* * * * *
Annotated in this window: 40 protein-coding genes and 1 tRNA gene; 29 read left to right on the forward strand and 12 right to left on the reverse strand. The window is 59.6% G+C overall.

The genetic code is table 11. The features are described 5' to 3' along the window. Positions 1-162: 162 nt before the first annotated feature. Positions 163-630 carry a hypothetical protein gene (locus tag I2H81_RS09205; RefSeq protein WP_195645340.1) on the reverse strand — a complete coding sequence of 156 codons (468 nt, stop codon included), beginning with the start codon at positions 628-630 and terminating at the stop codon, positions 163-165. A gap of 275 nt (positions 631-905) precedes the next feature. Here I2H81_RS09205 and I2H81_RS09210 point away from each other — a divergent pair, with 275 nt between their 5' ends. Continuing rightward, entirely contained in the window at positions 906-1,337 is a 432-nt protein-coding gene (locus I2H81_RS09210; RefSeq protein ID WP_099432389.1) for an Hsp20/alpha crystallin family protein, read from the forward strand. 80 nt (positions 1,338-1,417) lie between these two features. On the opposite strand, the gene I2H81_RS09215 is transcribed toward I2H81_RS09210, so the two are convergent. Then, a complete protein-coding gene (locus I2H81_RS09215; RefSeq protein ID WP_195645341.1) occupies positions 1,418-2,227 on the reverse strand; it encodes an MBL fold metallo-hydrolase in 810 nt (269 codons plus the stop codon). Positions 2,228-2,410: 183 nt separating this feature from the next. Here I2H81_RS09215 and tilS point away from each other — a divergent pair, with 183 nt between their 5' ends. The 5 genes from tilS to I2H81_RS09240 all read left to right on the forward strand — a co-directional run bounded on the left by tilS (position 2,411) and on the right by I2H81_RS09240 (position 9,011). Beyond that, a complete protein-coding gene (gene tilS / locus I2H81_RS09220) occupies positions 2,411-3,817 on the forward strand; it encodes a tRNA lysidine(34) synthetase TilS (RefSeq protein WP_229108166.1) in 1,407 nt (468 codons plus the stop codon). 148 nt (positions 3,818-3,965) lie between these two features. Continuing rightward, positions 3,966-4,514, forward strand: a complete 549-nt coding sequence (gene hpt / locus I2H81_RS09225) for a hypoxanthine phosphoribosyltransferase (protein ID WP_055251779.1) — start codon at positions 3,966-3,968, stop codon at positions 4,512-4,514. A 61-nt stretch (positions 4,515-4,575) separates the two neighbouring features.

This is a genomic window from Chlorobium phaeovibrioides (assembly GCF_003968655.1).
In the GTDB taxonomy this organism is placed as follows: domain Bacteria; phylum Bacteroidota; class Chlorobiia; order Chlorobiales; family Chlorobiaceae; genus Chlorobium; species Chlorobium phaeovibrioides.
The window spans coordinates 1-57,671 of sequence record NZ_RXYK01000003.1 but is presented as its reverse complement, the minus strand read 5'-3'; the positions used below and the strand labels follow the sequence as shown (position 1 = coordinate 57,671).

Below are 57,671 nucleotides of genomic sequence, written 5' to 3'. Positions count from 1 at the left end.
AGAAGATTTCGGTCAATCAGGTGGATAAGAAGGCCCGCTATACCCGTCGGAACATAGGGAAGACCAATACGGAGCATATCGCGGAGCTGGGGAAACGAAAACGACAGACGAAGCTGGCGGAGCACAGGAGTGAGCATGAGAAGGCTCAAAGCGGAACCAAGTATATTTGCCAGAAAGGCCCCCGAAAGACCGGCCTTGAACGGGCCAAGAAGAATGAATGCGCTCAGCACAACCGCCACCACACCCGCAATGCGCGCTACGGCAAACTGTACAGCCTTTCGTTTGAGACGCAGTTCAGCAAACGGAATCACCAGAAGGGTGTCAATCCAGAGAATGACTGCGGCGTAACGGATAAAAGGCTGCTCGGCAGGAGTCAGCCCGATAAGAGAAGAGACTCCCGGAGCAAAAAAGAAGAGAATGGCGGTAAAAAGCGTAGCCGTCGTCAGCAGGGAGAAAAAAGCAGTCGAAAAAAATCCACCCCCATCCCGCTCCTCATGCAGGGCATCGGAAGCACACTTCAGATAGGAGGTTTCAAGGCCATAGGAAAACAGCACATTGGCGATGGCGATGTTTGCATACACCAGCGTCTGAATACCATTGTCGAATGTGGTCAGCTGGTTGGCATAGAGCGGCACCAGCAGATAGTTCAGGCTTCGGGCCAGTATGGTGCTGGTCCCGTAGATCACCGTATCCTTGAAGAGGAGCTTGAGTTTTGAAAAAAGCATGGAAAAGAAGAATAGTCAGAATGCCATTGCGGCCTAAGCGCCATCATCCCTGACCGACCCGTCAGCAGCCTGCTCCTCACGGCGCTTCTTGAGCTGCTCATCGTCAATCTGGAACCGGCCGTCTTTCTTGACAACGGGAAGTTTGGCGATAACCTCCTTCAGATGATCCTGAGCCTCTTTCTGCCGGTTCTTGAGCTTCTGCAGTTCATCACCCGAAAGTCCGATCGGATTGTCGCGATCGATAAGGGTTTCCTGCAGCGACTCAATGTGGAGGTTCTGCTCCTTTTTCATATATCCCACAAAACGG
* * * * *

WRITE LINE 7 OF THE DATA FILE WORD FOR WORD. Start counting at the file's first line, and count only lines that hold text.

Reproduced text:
AGAAGATTTCGGTCAATCAGGTGGATAAGAAGGCCCGCTATACCCGTCGGAACATAGGGAAGACCAATACGGAGCATATCGCGGAGCTGGGGAAACGAAAACGACAGACGAAGCTGGCGGAGCACAGGAGTGAGCATGAGAAGGCTCAAAGCGGAACCAAGTATATTTGCCAGAAAGGCCCCCGAAAGACCGGCCTTGAACGGGCCAAGAAGAATGAATGCGCTCAGCACAACCGCCACCACACCCGCAATGCGCGCTACGGCAAACTGTACAGCCTTTCGTTTGAGACGCAGTTCAGCAAACGGAATCACCAGAAGGGTGTCAATCCAGAGAATGACTGCGGCGTAACGGATAAAAGGCTGCTCGGCAGGAGTCAGCCCGATAAGAGAAGAGACTCCCGGAGCAAAAAAGAAGAGAATGGCGGTAAAAAGCGTAGCCGTCGTCAGCAGGGAGAAAAAAGCAGTCGAAAAAAATCCACCCCCATCCCGCTCCTCATGCAGGGCATCGGAAGCACACTTCAGATAGGAGGTTTCAAGGCCATAGGAAAACAGCACATTGGCGATGGCGATGTTTGCATACACCAGCGTCTGAATACCATTGTCGAATGTGGTCAGCTGGTTGGCATAGAGCGGCACCAGCAGATAGTTCAGGCTTCGGGCCAGTATGGTGCTGGTCCCGTAGATCACCGTATCCTTGAAGAGGAGCTTGAGTTTTGAAAAAAGCATGGAAAAGAAGAATAGTCAGAATGCCATTGCGGCCTAAGCGCCATCATCCCTGACCGACCCGTCAGCAGCCTGCTCCTCACGGCGCTTCTTGAGCTGCTCATCGTCAATCTGGAACCGGCCGTCTTTCTTGACAACGGGAAGTTTGGCGATAACCTCCTTCAGATGATCCTGAGCCTCTTTCTGCCGGTTCTTGAGCTTCTGCAGTTCATCACCCGAAAGTCCGATCGGATTGTCGCGATCGATAAGGGTTTCCTGCAGCGACTCAATGTGGAGGTTCTGCTCCTTTTTCATATATCCCACAAAACGG